Greek Theatre Assn. v. County of Los Angeles

CourtCalifornia Court of Appeals
Citation76 Cal.App.3d 768,142 Cal.Rptr. 919
Decision Date12 January 1978
PartiesGREEK THEATRE ASSOCIATION, a nonprofit California Corporation, Plaintiff and Respondent, v. COUNTY OF LOS ANGELES, and State Board of Equalization, Defendants and Appellants. Civ. 50212.

John H. Larson, County Counsel, and Melissa A. Taubman, Deputy County Counsel, Los Angeles, for appellant County of Los Angeles.

Evelle J. Younger, Atty. Gen., Philip C. Griffin and Patti S. Kitching, Deputy Attys. Gen., for appellant State Bd. of Equalization.

Mitchell, Silberberg & Knupp, John L. Nourse, Thomas P. Lambert, and Judith N. Levy, Los Angeles, for respondent.

Heller, Ehrman, White & McAuliffe, Paul J. Mundie, Paul Alexander, Ronald T. Astin, San Francisco, Richard B. Isham, Visalia, Ehrlich, Allison, Rovens & Sparks, John R. Sparks, San Francisco, Musick, Peeler & Garrett, James E. Ludlam, Los Angeles, Dinkelspiel, Pelavin, Steefel & Levitt, Thomas B. Donovan, San Francisco, Lawrence E. Wayte, Fresno, Rutan & Tucker, and Roger A. Grable, Santa Ana, as amici curiae on behalf of respondent.

THOMPSON, Associate Justice.

This appeal primarily raises the applicability of the "welfare exemption" from property taxation to facilities used by a nonprofit corporation for theatrical and musical presentations by professional performers. Compelled by the broad rule of decision employed in Stockton Civic Theatre v. Board of Supervisors (1967) 66 Cal.2d 13, 56 Cal.Rptr. 658, 423 P.2d 810, we conclude that the exemption is applicable to property of plaintiff-respondent. We conclude, also, that operation of a small bar for the convenience of theatre patrons which is incidental to the theatrical use of the property does not prevent the welfare exemption from applying. Finally, we note, for what the comment may be worth to our Supreme Court on a petition for hearing, that changed conditions may have rendered the broad rule of Stockton Civic Theatre no longer suitable.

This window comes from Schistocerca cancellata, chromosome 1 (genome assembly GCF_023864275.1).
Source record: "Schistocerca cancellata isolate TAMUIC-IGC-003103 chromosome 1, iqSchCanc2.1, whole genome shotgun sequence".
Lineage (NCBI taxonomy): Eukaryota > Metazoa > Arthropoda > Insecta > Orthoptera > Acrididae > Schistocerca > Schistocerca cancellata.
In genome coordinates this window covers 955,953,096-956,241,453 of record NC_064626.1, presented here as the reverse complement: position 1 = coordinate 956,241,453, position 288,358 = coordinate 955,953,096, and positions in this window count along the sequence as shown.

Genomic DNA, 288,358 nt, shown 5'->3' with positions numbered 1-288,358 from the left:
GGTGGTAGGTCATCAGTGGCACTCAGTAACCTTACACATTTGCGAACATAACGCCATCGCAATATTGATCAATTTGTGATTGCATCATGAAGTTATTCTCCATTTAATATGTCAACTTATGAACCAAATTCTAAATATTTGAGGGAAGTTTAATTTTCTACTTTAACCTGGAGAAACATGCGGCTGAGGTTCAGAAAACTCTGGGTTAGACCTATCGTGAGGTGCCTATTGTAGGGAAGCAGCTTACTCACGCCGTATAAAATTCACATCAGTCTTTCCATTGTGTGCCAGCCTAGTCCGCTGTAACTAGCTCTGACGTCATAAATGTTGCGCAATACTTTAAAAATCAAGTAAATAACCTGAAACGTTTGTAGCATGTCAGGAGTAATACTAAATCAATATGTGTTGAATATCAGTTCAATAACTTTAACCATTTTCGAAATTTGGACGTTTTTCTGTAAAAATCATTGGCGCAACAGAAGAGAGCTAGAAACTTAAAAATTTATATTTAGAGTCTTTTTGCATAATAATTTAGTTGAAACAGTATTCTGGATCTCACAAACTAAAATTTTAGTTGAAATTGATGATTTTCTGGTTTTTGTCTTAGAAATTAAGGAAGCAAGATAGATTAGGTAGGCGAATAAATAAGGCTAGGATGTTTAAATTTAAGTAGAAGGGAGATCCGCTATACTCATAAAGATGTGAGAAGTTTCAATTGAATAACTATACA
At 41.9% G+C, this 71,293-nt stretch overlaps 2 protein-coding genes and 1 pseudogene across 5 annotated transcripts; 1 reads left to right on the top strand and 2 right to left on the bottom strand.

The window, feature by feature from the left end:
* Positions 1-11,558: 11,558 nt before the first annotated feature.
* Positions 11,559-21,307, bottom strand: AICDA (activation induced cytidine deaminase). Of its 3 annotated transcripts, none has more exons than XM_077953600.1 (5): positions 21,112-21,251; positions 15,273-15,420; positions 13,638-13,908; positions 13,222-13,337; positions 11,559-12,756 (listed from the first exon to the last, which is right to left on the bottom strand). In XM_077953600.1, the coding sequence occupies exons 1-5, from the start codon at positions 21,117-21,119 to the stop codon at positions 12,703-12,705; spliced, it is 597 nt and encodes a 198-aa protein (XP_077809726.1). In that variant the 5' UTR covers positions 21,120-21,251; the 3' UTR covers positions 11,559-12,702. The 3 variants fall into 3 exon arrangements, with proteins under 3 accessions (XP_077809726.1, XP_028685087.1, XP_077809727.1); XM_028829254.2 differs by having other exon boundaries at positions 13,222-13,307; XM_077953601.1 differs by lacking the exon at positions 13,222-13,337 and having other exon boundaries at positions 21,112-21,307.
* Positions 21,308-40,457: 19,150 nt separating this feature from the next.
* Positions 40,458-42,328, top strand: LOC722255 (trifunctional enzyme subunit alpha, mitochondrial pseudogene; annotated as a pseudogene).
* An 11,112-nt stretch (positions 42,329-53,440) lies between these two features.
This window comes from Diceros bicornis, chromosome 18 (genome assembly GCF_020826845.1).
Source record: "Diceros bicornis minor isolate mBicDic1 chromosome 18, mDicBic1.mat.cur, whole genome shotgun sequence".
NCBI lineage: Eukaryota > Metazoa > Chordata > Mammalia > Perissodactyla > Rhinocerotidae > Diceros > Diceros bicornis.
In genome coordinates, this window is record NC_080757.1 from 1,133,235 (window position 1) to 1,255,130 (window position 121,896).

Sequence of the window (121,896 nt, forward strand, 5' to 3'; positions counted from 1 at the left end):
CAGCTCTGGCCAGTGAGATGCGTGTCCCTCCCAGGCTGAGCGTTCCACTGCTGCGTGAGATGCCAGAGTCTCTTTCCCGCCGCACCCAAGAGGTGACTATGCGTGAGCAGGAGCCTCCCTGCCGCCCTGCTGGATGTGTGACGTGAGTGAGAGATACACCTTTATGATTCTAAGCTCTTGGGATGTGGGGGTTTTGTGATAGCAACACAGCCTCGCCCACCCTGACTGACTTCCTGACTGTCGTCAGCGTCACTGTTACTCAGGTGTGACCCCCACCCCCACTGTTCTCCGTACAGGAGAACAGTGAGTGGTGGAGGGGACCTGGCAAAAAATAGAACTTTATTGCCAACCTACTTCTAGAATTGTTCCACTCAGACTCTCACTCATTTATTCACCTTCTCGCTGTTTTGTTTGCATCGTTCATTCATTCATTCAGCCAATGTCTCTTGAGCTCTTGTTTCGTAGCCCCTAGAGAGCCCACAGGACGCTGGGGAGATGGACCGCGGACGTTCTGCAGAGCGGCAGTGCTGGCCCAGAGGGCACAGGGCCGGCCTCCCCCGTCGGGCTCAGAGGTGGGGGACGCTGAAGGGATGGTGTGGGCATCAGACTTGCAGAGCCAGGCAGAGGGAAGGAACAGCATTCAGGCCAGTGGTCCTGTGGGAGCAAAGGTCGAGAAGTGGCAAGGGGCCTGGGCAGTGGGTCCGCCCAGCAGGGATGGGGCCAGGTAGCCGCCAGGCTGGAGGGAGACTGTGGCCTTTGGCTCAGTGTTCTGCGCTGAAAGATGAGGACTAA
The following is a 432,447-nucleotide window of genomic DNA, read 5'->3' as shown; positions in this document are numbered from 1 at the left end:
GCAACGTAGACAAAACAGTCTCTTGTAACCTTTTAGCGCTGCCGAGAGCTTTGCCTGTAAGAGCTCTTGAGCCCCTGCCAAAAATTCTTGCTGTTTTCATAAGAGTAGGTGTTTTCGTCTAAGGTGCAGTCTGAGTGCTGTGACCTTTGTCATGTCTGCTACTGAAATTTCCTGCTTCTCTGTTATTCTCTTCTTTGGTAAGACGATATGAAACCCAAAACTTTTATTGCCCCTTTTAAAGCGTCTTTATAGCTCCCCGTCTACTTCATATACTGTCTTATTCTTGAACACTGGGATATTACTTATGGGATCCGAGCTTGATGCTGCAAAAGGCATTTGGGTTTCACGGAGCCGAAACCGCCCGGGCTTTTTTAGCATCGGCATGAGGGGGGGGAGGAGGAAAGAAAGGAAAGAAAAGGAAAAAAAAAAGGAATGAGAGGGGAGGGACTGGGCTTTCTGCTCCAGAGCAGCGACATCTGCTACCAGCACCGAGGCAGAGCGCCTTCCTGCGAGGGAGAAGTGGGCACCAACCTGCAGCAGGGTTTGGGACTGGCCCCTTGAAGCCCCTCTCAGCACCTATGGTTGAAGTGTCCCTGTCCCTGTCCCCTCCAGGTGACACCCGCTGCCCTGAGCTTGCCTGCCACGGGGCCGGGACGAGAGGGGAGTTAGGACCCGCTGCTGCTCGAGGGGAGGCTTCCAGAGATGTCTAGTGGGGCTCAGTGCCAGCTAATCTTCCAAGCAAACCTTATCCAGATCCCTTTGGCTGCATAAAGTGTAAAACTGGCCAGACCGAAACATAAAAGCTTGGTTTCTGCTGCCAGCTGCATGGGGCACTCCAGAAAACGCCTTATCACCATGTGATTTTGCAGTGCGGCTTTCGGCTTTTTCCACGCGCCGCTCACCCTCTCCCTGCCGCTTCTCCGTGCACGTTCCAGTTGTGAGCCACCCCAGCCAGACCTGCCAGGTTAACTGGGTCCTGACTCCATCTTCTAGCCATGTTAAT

The trial court found that all of the requirements for the Revenue and Taxation Code section 214 welfare exemption are satisfied in the case at bench. We recite the record resolving all conflicts in the evidence and accepting all reasonable inferences in favor of those trial court findings. (Crawford v. Southern Pacific Co. (1935) 3 Cal.2d 427, 429, 45 P.2d 183; Foreman & Clark Corp. v. Fallon (1971) 3 Cal.3d 875, 881, 92 Cal.Rptr. 162, 479 P.2d 362.)